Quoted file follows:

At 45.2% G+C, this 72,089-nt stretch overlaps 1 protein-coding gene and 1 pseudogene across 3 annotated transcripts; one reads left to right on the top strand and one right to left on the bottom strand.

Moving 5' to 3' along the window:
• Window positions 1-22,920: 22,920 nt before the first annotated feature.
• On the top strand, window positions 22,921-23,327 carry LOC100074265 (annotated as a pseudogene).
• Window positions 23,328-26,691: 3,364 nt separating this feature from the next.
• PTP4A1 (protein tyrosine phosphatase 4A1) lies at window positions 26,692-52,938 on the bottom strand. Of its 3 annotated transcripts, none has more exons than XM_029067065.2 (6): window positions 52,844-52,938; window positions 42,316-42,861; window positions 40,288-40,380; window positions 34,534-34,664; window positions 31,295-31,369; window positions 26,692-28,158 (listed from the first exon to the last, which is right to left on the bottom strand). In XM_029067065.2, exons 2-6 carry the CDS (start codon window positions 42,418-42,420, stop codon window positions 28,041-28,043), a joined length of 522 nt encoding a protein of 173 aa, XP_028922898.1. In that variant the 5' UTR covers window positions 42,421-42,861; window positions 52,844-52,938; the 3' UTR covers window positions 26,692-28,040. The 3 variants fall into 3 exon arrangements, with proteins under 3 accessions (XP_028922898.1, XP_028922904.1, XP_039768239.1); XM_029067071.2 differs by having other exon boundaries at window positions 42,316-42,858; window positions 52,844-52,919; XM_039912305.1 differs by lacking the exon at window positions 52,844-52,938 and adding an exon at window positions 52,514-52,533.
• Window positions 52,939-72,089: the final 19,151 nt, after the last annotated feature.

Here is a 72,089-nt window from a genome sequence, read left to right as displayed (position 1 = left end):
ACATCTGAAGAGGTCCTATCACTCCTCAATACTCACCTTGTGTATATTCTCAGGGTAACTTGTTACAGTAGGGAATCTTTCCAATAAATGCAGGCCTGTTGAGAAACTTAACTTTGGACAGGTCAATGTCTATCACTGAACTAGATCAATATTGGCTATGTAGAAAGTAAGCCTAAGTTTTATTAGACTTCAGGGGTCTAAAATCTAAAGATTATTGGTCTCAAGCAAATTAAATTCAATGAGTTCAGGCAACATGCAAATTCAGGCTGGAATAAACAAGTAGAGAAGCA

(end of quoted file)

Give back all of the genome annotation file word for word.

At 45.2% G+C, this 72,089-nt stretch overlaps 1 protein-coding gene and 1 pseudogene across 3 annotated transcripts; one reads left to right on the top strand and one right to left on the bottom strand.

Moving 5' to 3' along the window:
• Window positions 1-22,920: 22,920 nt before the first annotated feature.
• On the top strand, window positions 22,921-23,327 carry LOC100074265 (annotated as a pseudogene).
• Window positions 23,328-26,691: 3,364 nt separating this feature from the next.
• PTP4A1 (protein tyrosine phosphatase 4A1) lies at window positions 26,692-52,938 on the bottom strand. Of its 3 annotated transcripts, none has more exons than XM_029067065.2 (6): window positions 52,844-52,938; window positions 42,316-42,861; window positions 40,288-40,380; window positions 34,534-34,664; window positions 31,295-31,369; window positions 26,692-28,158 (listed from the first exon to the last, which is right to left on the bottom strand). In XM_029067065.2, exons 2-6 carry the CDS (start codon window positions 42,418-42,420, stop codon window positions 28,041-28,043), a joined length of 522 nt encoding a protein of 173 aa, XP_028922898.1. In that variant the 5' UTR covers window positions 42,421-42,861; window positions 52,844-52,938; the 3' UTR covers window positions 26,692-28,040. The 3 variants fall into 3 exon arrangements, with proteins under 3 accessions (XP_028922898.1, XP_028922904.1, XP_039768239.1); XM_029067071.2 differs by having other exon boundaries at window positions 42,316-42,858; window positions 52,844-52,919; XM_039912305.1 differs by lacking the exon at window positions 52,844-52,938 and adding an exon at window positions 52,514-52,533.
• Window positions 52,939-72,089: the final 19,151 nt, after the last annotated feature.

Here is a 72,089-nt window from a genome sequence, read left to right as displayed (position 1 = left end):
ACATCTGAAGAGGTCCTATCACTCCTCAATACTCACCTTGTGTATATTCTCAGGGTAACTTGTTACAGTAGGGAATCTTTCCAATAAATGCAGGCCTGTTGAGAAACTTAACTTTGGACAGGTCAATGTCTATCACTGAACTAGATCAATATTGGCTATGTAGAAAGTAAGCCTAAGTTTTATTAGACTTCAGGGGTCTAAAATCTAAAGATTATTGGTCTCAAGCAAATTAAATTCAATGAGTTCAGGCAACATGCAAATTCAGGCTGGAATAAACAAGTAGAGAAGCA